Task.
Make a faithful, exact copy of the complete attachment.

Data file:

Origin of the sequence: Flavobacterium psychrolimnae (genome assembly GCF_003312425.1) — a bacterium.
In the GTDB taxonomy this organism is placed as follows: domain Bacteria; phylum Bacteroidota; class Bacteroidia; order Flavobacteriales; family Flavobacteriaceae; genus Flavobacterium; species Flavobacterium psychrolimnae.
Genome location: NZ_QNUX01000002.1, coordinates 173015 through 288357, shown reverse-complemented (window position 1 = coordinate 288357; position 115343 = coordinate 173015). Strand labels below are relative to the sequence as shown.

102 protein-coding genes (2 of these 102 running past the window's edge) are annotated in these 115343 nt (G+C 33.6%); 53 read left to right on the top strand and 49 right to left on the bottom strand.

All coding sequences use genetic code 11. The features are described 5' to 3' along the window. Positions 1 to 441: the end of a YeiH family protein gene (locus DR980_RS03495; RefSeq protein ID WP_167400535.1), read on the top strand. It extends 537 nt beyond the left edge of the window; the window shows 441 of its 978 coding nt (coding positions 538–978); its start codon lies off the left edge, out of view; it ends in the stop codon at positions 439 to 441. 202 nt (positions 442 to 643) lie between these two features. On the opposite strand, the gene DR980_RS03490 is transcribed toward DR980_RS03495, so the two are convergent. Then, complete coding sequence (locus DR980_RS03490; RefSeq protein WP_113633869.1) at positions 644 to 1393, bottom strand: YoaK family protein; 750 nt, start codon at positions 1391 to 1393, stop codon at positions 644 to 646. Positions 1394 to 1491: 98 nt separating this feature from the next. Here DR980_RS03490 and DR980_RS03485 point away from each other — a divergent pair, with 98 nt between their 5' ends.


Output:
Origin of the sequence: Flavobacterium psychrolimnae (genome assembly GCF_003312425.1) — a bacterium.
In the GTDB taxonomy this organism is placed as follows: domain Bacteria; phylum Bacteroidota; class Bacteroidia; order Flavobacteriales; family Flavobacteriaceae; genus Flavobacterium; species Flavobacterium psychrolimnae.
Genome location: NZ_QNUX01000002.1, coordinates 173015 through 288357, shown reverse-complemented (window position 1 = coordinate 288357; position 115343 = coordinate 173015). Strand labels below are relative to the sequence as shown.

102 protein-coding genes (2 of these 102 running past the window's edge) are annotated in these 115343 nt (G+C 33.6%); 53 read left to right on the top strand and 49 right to left on the bottom strand.

All coding sequences use genetic code 11. The features are described 5' to 3' along the window. Positions 1 to 441: the end of a YeiH family protein gene (locus DR980_RS03495; RefSeq protein ID WP_167400535.1), read on the top strand. It extends 537 nt beyond the left edge of the window; the window shows 441 of its 978 coding nt (coding positions 538–978); its start codon lies off the left edge, out of view; it ends in the stop codon at positions 439 to 441. 202 nt (positions 442 to 643) lie between these two features. On the opposite strand, the gene DR980_RS03490 is transcribed toward DR980_RS03495, so the two are convergent. Then, complete coding sequence (locus DR980_RS03490; RefSeq protein WP_113633869.1) at positions 644 to 1393, bottom strand: YoaK family protein; 750 nt, start codon at positions 1391 to 1393, stop codon at positions 644 to 646. Positions 1394 to 1491: 98 nt separating this feature from the next. Here DR980_RS03490 and DR980_RS03485 point away from each other — a divergent pair, with 98 nt between their 5' ends.